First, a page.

NOAA, National Science Foundation/LTER Program, Andrew W. Mellon Foundation

Contact: Heather Dewar
hdewar@umd.edu
301-405-9267
University of Maryland

Public Release: 26-Aug-2013
Proceedings of the National Academy of Sciences
Sea otters promote recovery of seagrass beds
Scientists studying the decline and recovery of seagrass beds in one of California's largest estuaries have found that recolonization of the estuary by sea otters was a crucial factor in the seagrass comeback.
National Estuarine Research Reserve System, California Department of Fish and Wildlife, USGS Western Ecological Research Center

Contact: Tim Stephens
stephens@ucsc.edu
831-459-2495
University of California - Santa Cruz

Public Release: 25-Aug-2013
Nature Climate Change
Scientists analyze the extent of ocean acidification
Ocean acidification (OA) could change the ecosystems of our seas even by the end of this century. Biologists at the Alfred Wegener Institute have assessed the extent of this ominous change. They compiled and analyzed all available data on the reaction of marine animals to OA. While the majority of investigated species are affected, the respective impacts are very specific. The results are published advanced online this Sunday in Nature Climate Change.
German Federal Ministry of Education and Research

Contact: Dr. Hans-Otto Poertner
Hans.Poertner@awi.de
Helmholtz Association

Public Release: 25-Aug-2013
Nature Geoscience
Ocean fish acquire more mercury at depth
Mercury accumulation in the ocean fish we eat tends to take place at deeper depths, in part because of photochemical reactions that break down organic mercury in well-lit surface waters, according to new research from the University of Michigan and University of Hawai'i at Manoa. More of this accessible organic mercury is also being generated in deeper waters.

Contact: Talia S Ogliore
togliore@hawaii.edu
808-956-4531
University of Hawaii at Manoa

Public Release: 25-Aug-2013
Philosophical Transactions of the Royal Society B
Insight into marine life's ability to adapt to climate change
A study into marine life around an underwater volcanic vent in the Mediterranean, might hold the key to understanding how some species will be able to survive in increasingly acidic sea water should anthropogenic climate change continue.

Contact: Andrew Gould
andrew.gould@plymouth.ac.uk
University of Plymouth

Public Release: 25-Aug-2013
Nature Geoscience
Mercury levels in Pacific fish likely to rise in coming decades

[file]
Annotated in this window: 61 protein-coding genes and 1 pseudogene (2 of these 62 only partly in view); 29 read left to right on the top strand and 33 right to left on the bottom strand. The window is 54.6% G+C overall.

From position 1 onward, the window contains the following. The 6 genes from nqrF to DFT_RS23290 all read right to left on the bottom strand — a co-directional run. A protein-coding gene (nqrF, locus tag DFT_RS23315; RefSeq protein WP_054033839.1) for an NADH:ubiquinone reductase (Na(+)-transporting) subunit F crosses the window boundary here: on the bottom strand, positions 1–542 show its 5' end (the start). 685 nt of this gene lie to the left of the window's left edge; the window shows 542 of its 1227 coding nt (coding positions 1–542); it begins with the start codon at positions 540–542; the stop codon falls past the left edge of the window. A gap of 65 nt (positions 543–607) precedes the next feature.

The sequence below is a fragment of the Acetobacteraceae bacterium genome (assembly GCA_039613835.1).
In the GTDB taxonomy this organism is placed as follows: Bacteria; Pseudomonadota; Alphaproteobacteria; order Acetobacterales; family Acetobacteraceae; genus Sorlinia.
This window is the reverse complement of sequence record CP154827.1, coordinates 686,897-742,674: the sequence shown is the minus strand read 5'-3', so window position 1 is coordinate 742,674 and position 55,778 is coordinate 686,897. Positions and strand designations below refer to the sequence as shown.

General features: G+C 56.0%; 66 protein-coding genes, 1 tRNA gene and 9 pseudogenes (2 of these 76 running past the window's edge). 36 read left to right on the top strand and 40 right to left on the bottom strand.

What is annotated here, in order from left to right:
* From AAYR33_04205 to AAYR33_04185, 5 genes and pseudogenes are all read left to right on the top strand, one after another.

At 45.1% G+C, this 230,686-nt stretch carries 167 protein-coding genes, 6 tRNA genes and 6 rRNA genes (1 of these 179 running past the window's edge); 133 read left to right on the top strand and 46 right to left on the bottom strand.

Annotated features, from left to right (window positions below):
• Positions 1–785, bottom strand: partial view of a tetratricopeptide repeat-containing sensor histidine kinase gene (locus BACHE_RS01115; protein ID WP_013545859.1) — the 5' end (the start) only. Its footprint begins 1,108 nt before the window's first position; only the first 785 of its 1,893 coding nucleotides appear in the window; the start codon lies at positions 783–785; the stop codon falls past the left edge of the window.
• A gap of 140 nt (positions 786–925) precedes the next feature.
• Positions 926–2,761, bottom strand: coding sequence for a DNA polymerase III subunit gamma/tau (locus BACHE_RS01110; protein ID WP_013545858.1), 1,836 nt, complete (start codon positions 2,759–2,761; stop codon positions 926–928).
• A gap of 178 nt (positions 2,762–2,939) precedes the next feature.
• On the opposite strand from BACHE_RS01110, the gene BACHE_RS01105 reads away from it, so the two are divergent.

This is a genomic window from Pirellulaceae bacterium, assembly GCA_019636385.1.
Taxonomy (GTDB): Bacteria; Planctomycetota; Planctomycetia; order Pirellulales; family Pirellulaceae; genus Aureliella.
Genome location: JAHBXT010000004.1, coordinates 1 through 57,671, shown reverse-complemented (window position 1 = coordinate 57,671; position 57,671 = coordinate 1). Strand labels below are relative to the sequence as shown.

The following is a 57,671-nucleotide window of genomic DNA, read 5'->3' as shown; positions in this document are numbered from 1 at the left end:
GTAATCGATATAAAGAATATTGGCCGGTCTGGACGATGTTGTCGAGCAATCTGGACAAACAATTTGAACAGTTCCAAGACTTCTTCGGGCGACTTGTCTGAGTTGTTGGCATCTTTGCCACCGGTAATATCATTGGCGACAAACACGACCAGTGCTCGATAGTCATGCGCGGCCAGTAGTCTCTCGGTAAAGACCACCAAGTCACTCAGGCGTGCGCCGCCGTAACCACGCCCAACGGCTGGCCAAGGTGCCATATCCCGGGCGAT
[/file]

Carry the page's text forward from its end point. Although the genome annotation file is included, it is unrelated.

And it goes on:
University of Michigan researchers and their University of Hawaii colleagues say they've solved the longstanding mystery of how mercury gets into open-ocean fish, and their findings suggest that levels of the toxin in Pacific Ocean fish will likely rise in coming decades.
National Science Foundation, John D. MacArthur Professorship, Pelagic Fisheries Research Program

Contact: Jim Erickson
ericksn@umich.edu
734-647-1842
University of Michigan

Public Release: 23-Aug-2013
Wayne State receives grant to reduce emissions of toxins by power plants into Great Lakes
A team of Wayne State University researchers are working on a technology that could quickly and significantly reduce the emission of mercury and other toxic substances by power plants into the Great Lakes basin.
Great Lakes Protection Fund

Contact: Julie O'Connor
julie.oconnor@wayne.edu
313-577-8845
Wayne State University - Office of the Vice President for Research

Public Release: 23-Aug-2013
NASA measures moderate rainfall in newborn Tropical Storm Ivo
The ninth tropical depression of the Eastern Pacific Ocean hurricane season strengthened into Tropical Storm Ivo on Aug. 23 as NASA's TRMM satellite passed overhead.
NASA

Contact: Rob Gutro
robert.j.gutro@nasa.gov
NASA/Goddard Space Flight Center

Public Release: 23-Aug-2013
NASA infrared imagery indicates Pewa weakened
Cloud top temperatures warmed up on NASA infrared imagery, indicating that the uplift in Tropical Storm Pewa was waning.
NASA

Contact: Rob Gutro
robert.j.gutro@nasa.gov
NASA/Goddard Space Flight Center

Showing releases 826-850 out of 1262.

<< < 29 | 30 | 31 | 32 | 33 | 34 | 35 | 36 | 37 | 38 > >>


HOME    DISCLAIMER    PRIVACY POLICY    CONTACT US    TOP
Copyright ©2014 by the American Association for the Advancement of Science